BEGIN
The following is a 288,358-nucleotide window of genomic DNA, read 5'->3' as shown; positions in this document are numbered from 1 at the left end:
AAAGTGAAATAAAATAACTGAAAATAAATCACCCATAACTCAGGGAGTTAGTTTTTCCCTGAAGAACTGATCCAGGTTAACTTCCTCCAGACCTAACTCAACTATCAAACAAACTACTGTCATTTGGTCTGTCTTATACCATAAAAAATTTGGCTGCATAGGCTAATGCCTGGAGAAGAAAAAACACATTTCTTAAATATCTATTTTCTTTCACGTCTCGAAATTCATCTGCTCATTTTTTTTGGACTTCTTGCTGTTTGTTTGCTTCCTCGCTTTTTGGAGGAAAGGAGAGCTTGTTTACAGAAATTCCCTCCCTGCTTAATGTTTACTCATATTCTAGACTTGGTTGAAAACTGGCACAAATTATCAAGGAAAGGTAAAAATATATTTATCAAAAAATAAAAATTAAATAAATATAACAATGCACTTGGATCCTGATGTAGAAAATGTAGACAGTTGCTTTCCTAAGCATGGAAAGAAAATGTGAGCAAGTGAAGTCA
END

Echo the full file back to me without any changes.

The following is a 288,358-nucleotide window of genomic DNA, read 5'->3' as shown; positions in this document are numbered from 1 at the left end:
AAAGTGAAATAAAATAACTGAAAATAAATCACCCATAACTCAGGGAGTTAGTTTTTCCCTGAAGAACTGATCCAGGTTAACTTCCTCCAGACCTAACTCAACTATCAAACAAACTACTGTCATTTGGTCTGTCTTATACCATAAAAAATTTGGCTGCATAGGCTAATGCCTGGAGAAGAAAAAACACATTTCTTAAATATCTATTTTCTTTCACGTCTCGAAATTCATCTGCTCATTTTTTTTGGACTTCTTGCTGTTTGTTTGCTTCCTCGCTTTTTGGAGGAAAGGAGAGCTTGTTTACAGAAATTCCCTCCCTGCTTAATGTTTACTCATATTCTAGACTTGGTTGAAAACTGGCACAAATTATCAAGGAAAGGTAAAAATATATTTATCAAAAAATAAAAATTAAATAAATATAACAATGCACTTGGATCCTGATGTAGAAAATGTAGACAGTTGCTTTCCTAAGCATGGAAAGAAAATGTGAGCAAGTGAAGTCA